Author Topic: How about a shoutout to the SGU Distributed Computing teams?  (Read 2366 times)

0 Members and 1 Guest are viewing this topic.

Offline stickman

  • Stopped Going Outside
  • *******
  • Posts: 4309
Hi Guys!

I don't know if you've checked out the SGU distributed computing teams thread lately.  What started out as a page for seti@home and folding@home has grown along with the number of distributed computing projects underway worldwide. 

  For most of us, participating in one of these projects is the most significant direct contribution to scientific research we'll ever be able to make.  It seems to me that this sort of project would be a perfect fit for your audience.  Through the podcast, you have to reach tens of thousands of computer users with an interest in science.  Many listeners are probably unaware of these projects.  Others may simply never have heard of them, but never bothered to actually join.  A short segment on distributed computing would probably have the effect of recruiting many hundreds of new participants to these worthwhile projects.  Alternately, a 10 second shout out whenever a related subject comes up would serve as a good reminder about the existence of these projects.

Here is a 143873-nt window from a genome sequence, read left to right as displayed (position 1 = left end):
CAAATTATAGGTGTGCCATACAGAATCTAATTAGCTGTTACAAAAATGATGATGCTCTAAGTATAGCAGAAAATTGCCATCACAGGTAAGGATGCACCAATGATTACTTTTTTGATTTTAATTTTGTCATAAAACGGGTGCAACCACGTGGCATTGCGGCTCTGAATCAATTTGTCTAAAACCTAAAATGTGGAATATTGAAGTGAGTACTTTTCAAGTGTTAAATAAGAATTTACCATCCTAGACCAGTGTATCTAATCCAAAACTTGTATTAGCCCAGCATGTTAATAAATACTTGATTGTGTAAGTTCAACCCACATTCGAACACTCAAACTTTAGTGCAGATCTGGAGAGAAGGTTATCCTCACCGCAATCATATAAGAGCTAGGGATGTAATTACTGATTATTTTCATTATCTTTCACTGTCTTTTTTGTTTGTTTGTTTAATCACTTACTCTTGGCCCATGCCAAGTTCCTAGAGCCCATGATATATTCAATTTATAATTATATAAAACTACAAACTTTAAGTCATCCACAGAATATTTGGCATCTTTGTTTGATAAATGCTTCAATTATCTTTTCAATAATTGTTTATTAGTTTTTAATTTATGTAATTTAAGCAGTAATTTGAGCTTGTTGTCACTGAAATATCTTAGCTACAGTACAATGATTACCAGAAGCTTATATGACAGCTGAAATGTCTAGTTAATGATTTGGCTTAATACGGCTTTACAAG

If you were to throw your support behind the SGU team by making this small effort, I bet we could become a real distributed computing powerhouse.     

Current projects include:

seti@home - analyzes radio telescope data for signs of signals sent by intelligent life.

folding@home: pure research into the ways proteins fold.  This research will help researchers to better understand diseases such as Alzheimer's, Mad Cow (BSE), CJD, ALS, Huntington's, Parkinson's disease, and many cancers and cancer-related syndromes

Einstein@Home - searches for spinning neutron stars (also called pulsars) using data from the LIGO gravitational wave detector. It also searches for radio pulsars in binary systems, using data from the Arecibo Observatory in Puerto Rico.

LHC@home - runs simulations that help physicists develop and exploit particle accelerators, such as CERN's Large Hadron Collider

Rosetta@home - pure research into the 3 dimensional shape of proteins.  The project also does directed research into Malaria, Anthrax, HIV and other viruses, Alzheimer's disease, and Cancer - produces predictions of the Earth's climate up to 2080 and to tests the accuracy of climate models.

The World Computing Grid: home to projects researching Muscular dystrophy, influenza, cancer, childhood cancer, Dengue fever,Aids, producing more nutritious rice, and, my personal favorite,

The clean energy project - calculating the electonic properties of thousands of organic materlials to determine which candidates are most promising for developing affordable solar energy technology.
The best debates are the ones in which I'm proven wrong.  Then I've learned something.